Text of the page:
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A community welcome

HWI officially opens South Point manufacturing plant

SOUTH POINT — Last June, officials from HarbisonWalker International broke ground on their new plant in South Point.

And, on Tuesday, the result of a year of work was evident, when the company hosted the ribbon cutting on its new 120,000-square foot plant at The Point industrial park.

“What an exciting day for HarbisonWalker International and our region,” CEO Carol Jackson told the crowd. “Welcome to our South Point plant.”

She said that many had told the company that it would take two years to build the facility.

“Yet here we are, one year later, and this a pretty darn good-looking plant,” Jackson said.

The monolithic refractories facility, which employs 40, is the result of a $30 million investment by the Pennsylvania-based company into Lawrence County.

Jackson said the facility is state of the art and the culmination of the company’s efforts over the past few years to “transform itself inside and out.”

“Our new South Point plant truly represents the future of HarbisonWalker International,” she said. “Everything about this facility represents our unwavering commitment to driving things forward.”

The South Point facility is the first new plant built by the company since 1978. Jackson said HWI has 19 manufacturing plants and 30 global source centers.

HWI, the largest refractories company in the U.S., produces heat and chemical-resistant materials used in manufacturing.

“You really can’t make anything without our products,” Jackson said of their importance in manufacturing.

Samples of the first batch of product, produced at the plant on March 18, were available in jars as souvenirs for the invited guests at the ceremony, which included local politicians and leaders, HWI customers, plant workers and their families.

Gildous Dupouy, senior director of operations, said South Point was chosen, in part, because of its transportation infrastructure, including rail lines and access to the Ohio River.

“The transportation here at The Point allows us to bring raw material from our suppliers and to deliver our products worldwide,” he said.

Dupouy said the plant is unique from others in the industry because of its “genius design,” which he said maximizes the flow of material and increases the facility’s operation efficiency.

“It integrates all of the equipment we have and is a giant step forward in manufacturing,” he said.

Kevin Ballard, the senior director of engineering, echoed that sentiment, stating that the site’s design had years of though put into it.

“What you see here is the realization of a long vision,” he said.

Jackson thanked the community for its support and said they were especially thankful of the Lawrence County Economic Development Corporation, which oversees The Point and lured HWI to South Point.

“LEDC has done an exceptional job,” she said. “They have provided information, assistance and regional leadership to make this project a reality.”

In thanks to the community and to demonstrate the company’s interest in being a good neighbor, Jackson called up Sam Hale, leader of Boy Scout troop 106 of Ironton, who had handled presentation of colors at the beginning of the ceremony.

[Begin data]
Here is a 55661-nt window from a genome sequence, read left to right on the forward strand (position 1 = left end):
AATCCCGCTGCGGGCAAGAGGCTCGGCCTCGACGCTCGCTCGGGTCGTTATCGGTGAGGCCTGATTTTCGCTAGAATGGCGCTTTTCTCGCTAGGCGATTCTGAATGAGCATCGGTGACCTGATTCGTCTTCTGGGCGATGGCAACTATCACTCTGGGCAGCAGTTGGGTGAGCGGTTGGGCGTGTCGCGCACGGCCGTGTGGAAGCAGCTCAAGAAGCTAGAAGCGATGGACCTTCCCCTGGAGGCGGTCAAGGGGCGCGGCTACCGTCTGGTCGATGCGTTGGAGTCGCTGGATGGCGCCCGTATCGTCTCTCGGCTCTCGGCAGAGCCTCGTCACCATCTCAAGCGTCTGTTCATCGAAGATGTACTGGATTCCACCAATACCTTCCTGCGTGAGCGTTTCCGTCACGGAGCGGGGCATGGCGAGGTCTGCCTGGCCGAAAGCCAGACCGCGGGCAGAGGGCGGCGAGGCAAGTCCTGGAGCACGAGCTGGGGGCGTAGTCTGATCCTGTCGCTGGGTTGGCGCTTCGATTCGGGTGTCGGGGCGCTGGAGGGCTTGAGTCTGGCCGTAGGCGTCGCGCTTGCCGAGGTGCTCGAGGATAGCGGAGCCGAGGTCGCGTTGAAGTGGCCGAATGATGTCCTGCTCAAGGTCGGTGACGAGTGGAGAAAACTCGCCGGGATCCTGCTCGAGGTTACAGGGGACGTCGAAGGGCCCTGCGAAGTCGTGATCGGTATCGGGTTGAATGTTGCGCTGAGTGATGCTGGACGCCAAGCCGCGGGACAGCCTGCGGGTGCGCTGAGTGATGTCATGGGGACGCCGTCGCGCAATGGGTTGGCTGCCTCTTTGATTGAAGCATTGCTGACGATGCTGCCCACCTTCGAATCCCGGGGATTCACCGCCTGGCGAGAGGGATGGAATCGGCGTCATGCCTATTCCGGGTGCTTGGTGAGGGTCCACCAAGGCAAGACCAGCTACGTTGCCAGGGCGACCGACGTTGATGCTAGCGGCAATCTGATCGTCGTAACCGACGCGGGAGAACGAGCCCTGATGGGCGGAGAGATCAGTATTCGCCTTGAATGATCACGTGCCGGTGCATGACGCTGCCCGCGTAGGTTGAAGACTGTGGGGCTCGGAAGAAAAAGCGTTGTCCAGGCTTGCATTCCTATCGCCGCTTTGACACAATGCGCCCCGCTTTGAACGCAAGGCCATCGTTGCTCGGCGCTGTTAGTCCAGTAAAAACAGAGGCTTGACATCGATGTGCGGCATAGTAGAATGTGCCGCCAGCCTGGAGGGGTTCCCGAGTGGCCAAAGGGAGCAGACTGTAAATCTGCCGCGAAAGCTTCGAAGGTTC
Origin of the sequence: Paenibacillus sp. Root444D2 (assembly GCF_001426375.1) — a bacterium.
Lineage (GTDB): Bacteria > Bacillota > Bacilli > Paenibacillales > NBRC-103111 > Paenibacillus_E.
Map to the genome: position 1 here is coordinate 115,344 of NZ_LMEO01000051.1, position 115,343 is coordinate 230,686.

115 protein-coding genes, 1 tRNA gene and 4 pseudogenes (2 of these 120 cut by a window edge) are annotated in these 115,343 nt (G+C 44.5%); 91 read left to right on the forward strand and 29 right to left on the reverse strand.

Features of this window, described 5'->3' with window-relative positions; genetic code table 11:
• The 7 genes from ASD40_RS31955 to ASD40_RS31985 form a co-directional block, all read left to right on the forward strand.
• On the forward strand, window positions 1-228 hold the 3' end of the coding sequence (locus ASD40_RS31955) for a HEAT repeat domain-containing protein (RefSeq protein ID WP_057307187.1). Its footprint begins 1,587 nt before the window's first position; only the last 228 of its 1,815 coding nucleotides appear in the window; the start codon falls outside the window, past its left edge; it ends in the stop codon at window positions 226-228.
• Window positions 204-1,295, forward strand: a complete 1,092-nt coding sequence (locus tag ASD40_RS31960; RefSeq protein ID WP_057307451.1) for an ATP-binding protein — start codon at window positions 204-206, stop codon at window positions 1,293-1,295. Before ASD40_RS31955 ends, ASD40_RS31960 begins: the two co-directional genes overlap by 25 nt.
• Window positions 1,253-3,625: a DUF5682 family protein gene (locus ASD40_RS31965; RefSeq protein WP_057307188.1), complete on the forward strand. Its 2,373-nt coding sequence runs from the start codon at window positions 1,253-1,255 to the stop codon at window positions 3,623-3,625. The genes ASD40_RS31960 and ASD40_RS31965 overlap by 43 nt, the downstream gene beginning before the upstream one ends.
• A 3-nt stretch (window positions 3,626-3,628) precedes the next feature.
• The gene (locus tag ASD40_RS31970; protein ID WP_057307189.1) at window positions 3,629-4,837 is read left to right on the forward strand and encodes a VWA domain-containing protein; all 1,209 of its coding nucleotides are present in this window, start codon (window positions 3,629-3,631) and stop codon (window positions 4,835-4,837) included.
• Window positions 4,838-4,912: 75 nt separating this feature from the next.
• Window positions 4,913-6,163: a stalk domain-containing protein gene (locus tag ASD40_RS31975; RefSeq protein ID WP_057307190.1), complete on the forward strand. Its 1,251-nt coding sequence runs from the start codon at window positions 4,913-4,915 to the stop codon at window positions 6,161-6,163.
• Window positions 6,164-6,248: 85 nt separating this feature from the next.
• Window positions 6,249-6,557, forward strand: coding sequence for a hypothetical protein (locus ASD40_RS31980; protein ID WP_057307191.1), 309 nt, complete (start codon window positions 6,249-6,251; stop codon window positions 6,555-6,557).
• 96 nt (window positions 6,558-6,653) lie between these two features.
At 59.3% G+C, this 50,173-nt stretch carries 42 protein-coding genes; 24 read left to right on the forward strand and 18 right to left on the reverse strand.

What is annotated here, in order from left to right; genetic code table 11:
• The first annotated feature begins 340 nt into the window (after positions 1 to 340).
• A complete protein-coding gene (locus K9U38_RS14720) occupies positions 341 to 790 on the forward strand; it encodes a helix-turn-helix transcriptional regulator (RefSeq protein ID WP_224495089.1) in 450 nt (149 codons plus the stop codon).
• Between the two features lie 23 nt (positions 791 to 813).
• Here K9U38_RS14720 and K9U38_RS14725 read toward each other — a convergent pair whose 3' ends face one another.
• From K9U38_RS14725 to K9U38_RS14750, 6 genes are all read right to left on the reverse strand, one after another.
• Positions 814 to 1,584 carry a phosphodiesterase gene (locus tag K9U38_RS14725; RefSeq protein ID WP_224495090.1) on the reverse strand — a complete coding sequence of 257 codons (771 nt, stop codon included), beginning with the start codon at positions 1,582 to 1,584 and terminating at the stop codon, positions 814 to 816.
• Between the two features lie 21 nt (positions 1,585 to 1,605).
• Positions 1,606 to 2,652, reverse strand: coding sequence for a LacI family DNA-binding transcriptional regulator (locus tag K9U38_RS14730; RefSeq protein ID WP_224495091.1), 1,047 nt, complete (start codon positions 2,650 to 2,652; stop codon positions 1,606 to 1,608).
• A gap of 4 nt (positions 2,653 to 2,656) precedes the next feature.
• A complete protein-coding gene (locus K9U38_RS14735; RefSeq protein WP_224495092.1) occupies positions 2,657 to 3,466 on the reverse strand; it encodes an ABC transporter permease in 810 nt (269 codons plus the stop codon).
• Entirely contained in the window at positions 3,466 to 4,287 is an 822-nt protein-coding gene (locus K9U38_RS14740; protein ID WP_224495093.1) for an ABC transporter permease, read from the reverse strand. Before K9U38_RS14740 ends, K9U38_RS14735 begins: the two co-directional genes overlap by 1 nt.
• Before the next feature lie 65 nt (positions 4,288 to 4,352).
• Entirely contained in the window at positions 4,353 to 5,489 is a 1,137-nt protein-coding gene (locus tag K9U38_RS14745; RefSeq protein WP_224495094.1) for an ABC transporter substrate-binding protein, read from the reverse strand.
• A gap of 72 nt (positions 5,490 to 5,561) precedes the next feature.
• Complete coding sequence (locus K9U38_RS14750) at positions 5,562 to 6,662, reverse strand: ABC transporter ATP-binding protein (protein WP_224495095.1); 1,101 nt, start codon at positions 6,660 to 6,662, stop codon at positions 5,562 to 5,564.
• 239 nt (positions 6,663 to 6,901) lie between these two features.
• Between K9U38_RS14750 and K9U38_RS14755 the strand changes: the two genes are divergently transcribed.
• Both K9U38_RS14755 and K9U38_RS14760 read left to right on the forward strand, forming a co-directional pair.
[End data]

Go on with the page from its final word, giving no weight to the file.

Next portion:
She then presented the group with a donation, to show their appreciation.

She then did the same for South Point High School’s marching band, who opened the ceremony with “America the Beautiful.”

“As one who appreciates music, thank you for spreading the joy of music,” she said.

Robert Slack of the LEDC, then called Jerry Greenslate, the pastor of South Point Christian Christian Church to the stage.

The church had used the lot, on the edge of the HWI property for parking, leasing it for $1 a year.

Slack then announced that the company was giving the church the deed to that portion of the property.

“This is another instance of them being a good community partner,” he said. Greenslate thanked them and then joked, “I already paid for this year. If I’d known about this, I could have saved a dollar.”

Steven Sternburger, a director with HWI, then gave Greenslate a dollar as well, to laughs from the crowd.

The company was also received several proclamations, wishing them well in Lawrence County, from local and state leaders, including Gov. John Kasich, U.S. Sens. Sherrod Brown and Rob Portman, U.S. Rep Bill Johnson and the Lawrence County Commission.

Ryan Smith, speaker of the Ohio House of Representatives, whose district covers South Point, was present for the ceremony.

“Thank you for choosing southern Ohio, for your commitment to this project and, most of all, for employing so many people,” Smith said. “That’s what it’s all about for us.”

Representing the village of South Point was Mayor Jeff Gaskin, who said residents had been watching progress of n the site “since it was a dirt lot.”

“The neighbors have watched it grow,” he said. “We’re proud of it and are glad that you’re here.”

State Sen. Bob Peterson, said that the workforce in the region would “serve the company well.”

He also complimented the building’s scarlet and grey color scheme.

“As a Buckeye, I know our southern border is well protected,” he said.

Peterson summed up the mood of the gathering.

“Groundbreakings are a lot of fun, but grand openings are even better,” he said.

Following the ceremony, guests were given tours of the plant, which Jackson said is now at full operation.

“We’ve been commercial since April,” she said.